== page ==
A deluge of rain has caused the ground to be washed out from under the I-10 Tex Wash bridge in California west of Blythe, causing it to collapse. The resulting road closure is estimated to affect the commute of over 70,000 people.
Though the collapse happened on the east bound lane of the I-10 interstate, both east and west bound lanes are closed as CalTrans inspectors and officials look closely at the cause of the bridge’s collapse.
According to CBS News reports, it seems the remnants of tropical storm Delores has caused flash floods everywhere in drought ridden California, after almost four years of bone dry weather. The report indicated that a flash flood through the Coachella Valley caused the ground to be washed out from underneath the east bound I-10 Tex Wash bridge, causing the bridge to collapse this last Sunday.
One injury was reported as a result of the I-10 collapsed bridge, which left a truck and its injured driver hanging off the edge by its axle. Rescue crews worked for two hours to get the man and his truck to safety.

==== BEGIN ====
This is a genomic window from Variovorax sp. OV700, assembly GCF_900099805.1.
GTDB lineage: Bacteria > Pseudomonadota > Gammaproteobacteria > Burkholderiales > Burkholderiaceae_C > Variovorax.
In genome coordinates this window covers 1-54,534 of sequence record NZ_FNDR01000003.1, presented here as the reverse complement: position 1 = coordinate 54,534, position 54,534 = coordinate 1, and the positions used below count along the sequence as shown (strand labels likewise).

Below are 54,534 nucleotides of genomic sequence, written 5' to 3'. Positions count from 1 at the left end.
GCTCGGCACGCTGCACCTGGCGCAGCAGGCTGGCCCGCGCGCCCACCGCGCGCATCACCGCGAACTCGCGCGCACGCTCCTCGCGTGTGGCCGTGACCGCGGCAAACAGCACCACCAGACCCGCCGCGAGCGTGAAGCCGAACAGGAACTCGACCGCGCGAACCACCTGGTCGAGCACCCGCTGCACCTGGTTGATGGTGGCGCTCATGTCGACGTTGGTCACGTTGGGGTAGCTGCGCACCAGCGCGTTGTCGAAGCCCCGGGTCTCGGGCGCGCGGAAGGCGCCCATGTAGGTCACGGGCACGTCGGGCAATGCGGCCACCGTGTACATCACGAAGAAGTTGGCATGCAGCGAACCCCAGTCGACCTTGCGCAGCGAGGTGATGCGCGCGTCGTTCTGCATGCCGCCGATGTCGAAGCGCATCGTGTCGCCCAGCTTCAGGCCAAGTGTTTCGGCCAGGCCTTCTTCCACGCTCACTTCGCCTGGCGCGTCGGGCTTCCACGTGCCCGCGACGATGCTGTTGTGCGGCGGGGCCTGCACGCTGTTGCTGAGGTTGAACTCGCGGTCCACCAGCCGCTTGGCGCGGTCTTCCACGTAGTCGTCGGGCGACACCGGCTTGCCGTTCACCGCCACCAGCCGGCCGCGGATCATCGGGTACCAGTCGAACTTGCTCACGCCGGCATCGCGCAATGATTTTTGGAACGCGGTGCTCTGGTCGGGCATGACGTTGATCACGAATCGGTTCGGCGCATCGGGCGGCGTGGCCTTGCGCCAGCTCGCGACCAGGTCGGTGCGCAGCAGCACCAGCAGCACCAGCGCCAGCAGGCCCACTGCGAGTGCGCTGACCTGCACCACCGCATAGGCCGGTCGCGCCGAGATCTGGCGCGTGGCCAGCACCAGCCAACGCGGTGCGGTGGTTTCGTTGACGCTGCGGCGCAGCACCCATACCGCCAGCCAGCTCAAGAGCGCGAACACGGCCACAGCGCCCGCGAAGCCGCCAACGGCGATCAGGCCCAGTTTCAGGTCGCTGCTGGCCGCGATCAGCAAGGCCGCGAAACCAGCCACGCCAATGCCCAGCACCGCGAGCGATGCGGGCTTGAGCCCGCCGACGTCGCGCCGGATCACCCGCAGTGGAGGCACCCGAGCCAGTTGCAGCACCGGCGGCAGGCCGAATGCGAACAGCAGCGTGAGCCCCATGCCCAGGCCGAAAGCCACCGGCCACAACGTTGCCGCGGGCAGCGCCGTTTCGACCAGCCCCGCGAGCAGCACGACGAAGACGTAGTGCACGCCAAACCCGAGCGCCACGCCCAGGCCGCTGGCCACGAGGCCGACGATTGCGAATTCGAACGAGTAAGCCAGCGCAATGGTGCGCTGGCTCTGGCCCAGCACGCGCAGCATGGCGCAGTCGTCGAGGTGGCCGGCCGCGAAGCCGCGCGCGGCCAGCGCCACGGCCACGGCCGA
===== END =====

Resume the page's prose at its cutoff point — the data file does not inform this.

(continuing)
The collapsed I-10 bridge will bring with it many woes, according to USA Today, as the the California Department of Transportation inspectors ensure the safety of diverting traffic through the west bound lane.
For now, traffic that normally travels the 100-mile span from Arizona to California must take a detour that adds two hours to the original 45-minute commute, according to CBS News reports.
Mike Radford, the California Highway Patrol spokesman, explained to the reporters.
“This collapsed bridge is gonna cause a huge problem for thousands and thousands of people every single day….This is the major corridor from the L.A. area to out east.”
Unfortunately, California’s crumbling infrastructure problems don’t stop there. The sturdiness of the 1967 Architecture, considered obsolete by federal regulations standards, is a concern that has only recently received attention appropriate to the scope of the problem highlighted by the I-10 bridge collapse.
Along the I-10 freeway, 45 other bridges have been identified in Riverside County alone that rate below the Tex wash bridge that collapsed, 39 of which are older, and 8 of which no longer meet the needs of modern day traffic making them “functionally obsolete.”
According to state leaders, billions will be needed to repair California’s many aging bridges, like the one that collapsed on Sunday, as well as it’s thousands of miles of dilapidated roads. A new awareness of the issue is prompting California state legislators to push bills that will funnel money into modernizing and repairing California’s transportation infrastructure. The problem now is agreeing on where the money should come from.
[Image via Lucas Esposito/The Desert Sun]